A Compound in Chamomile May Benefit Brain Cells
Apigenin, a flavonoid found in some spices and herbs, may improve neuron formation and strengthen connections between brain cells, researchers from D'Or Institute for Research and Education reported. Findings from the study were published in Advances in Regenerative Biology.
Apigenin is found in parsley, thyme, chamomile, and red pepper. This is the first research to show the positive effects of apigenin directly on human cells and the first to explain its mechanism. Earlier animal studies had demonstrated that flavonoids had a beneficial impact on memory and learning. Along with scientists from the Federal University of Rio de Janeiro (UFRJ) and Federal University of Bahia (UFBA), study authors found that neurons formed from human stem cells within 25 days after applying apigenin. The neurons also established "stronger and sophisticated connections among themselves after being treated with this natural compound," said the authors.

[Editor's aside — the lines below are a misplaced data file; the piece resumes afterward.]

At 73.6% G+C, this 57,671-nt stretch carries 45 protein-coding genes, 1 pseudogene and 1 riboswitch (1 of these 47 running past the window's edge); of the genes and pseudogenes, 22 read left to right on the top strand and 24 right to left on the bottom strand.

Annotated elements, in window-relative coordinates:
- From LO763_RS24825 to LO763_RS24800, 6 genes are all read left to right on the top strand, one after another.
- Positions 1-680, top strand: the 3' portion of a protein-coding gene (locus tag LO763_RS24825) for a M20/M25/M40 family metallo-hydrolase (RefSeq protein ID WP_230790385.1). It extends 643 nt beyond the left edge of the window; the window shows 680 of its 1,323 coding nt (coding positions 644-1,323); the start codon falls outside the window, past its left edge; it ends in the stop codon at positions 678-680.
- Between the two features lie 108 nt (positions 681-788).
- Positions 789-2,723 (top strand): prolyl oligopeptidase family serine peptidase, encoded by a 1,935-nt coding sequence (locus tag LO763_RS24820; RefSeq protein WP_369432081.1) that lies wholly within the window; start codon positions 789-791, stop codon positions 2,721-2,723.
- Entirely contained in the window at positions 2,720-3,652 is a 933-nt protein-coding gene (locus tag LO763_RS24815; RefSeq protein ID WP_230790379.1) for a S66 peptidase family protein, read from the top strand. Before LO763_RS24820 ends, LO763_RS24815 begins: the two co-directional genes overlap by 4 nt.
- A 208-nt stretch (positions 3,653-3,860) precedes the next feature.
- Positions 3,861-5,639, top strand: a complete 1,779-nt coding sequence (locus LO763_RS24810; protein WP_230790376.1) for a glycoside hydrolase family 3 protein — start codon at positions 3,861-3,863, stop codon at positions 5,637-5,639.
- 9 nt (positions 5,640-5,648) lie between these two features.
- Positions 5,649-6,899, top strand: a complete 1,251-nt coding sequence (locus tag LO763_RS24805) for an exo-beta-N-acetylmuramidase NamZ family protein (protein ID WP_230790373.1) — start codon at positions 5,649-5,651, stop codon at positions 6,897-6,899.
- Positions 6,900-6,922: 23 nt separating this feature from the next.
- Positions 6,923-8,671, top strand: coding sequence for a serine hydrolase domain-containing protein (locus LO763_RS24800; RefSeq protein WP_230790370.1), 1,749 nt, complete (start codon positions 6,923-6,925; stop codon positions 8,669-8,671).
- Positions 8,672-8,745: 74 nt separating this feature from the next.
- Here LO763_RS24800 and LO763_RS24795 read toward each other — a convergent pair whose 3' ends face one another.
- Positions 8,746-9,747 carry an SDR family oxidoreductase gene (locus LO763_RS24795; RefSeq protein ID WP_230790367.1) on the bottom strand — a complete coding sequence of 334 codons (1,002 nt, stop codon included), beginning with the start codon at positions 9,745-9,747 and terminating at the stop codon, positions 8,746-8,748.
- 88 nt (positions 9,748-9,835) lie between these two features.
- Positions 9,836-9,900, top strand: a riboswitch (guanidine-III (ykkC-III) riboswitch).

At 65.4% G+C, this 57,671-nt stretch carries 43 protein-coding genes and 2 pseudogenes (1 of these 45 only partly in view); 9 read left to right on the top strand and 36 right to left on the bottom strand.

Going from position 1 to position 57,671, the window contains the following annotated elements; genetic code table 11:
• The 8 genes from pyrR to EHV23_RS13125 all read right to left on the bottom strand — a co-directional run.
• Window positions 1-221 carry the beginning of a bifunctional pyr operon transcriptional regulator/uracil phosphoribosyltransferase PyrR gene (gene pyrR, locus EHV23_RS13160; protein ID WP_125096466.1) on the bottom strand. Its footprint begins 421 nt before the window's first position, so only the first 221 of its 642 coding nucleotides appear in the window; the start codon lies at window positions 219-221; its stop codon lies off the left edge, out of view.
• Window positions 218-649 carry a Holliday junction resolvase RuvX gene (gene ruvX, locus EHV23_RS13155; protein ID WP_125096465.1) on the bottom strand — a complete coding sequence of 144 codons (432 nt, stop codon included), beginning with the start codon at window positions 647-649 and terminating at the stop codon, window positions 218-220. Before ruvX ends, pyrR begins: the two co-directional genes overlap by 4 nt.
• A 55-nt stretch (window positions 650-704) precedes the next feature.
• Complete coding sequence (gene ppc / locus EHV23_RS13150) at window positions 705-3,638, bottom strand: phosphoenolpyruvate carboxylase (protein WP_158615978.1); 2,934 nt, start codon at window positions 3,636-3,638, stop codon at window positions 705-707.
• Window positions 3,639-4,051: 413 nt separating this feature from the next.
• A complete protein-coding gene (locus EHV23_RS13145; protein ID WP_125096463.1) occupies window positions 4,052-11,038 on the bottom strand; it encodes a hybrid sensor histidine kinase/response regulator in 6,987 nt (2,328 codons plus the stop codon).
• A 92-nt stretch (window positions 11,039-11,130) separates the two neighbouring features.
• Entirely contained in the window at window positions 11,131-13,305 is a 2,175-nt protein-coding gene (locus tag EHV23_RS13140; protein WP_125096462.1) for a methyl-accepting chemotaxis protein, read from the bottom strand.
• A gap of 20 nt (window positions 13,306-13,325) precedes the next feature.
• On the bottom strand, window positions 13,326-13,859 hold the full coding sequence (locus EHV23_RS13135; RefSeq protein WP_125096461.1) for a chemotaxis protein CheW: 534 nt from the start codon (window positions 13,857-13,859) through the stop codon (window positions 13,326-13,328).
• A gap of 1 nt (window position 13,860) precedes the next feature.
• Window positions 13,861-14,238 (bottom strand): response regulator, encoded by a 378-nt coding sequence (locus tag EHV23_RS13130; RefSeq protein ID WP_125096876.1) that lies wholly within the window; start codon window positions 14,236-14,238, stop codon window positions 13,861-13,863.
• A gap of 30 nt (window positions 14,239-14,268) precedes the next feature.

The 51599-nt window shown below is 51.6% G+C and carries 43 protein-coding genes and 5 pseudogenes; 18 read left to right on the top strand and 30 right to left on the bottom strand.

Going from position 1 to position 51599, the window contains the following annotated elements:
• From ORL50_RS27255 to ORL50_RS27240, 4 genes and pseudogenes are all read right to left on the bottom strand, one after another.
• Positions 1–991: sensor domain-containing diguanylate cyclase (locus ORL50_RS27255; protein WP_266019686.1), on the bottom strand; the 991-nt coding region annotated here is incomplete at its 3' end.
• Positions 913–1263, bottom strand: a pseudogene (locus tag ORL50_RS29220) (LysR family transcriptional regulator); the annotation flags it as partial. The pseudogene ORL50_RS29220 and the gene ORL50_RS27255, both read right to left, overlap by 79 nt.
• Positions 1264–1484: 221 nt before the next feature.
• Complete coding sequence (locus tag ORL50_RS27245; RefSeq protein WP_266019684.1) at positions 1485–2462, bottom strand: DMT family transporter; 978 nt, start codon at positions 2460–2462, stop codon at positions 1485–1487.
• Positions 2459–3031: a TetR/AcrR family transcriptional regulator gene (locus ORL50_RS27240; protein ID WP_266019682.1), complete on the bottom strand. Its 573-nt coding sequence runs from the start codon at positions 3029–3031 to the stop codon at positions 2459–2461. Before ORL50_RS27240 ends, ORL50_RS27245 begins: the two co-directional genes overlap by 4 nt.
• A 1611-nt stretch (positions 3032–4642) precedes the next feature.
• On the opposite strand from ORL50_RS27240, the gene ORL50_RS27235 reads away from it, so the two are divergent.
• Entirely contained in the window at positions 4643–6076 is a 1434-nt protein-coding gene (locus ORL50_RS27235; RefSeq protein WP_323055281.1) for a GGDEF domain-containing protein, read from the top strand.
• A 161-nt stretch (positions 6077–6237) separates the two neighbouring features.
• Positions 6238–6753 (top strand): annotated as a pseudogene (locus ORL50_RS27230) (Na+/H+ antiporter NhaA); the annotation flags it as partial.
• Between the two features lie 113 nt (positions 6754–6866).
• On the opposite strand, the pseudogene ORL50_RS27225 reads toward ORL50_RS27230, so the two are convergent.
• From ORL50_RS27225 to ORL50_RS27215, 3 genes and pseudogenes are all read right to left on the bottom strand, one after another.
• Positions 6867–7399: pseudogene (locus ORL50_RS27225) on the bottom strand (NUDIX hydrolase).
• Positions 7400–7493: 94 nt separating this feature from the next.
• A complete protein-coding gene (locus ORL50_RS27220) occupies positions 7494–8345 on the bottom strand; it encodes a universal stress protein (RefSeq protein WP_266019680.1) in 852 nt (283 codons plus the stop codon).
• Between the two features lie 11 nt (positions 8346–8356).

Apigenin was shown to work by binding onto estrogen receptors, which affect the development, maturation, function, and plasticity of the nervous system. These hormones are known to slow the onset of various psychiatric and neurodegenerative disorders including schizophrenia, depression, Alzheimer's and Parkinson's disease. Use of these hormone-based therapies has been limited due to increased risk of estrogen-dependent tumors and cardiovascular issues.
Study researchers concluded that apigenin may be used as a future option for treatments of neurodegenerative disorders as well as in neuronal differentiation strategies in laboratory. A diet rich in flavonoids may also impact neuron formation and their communication in the brain, they added.
For more information visit regenerativebiology.net.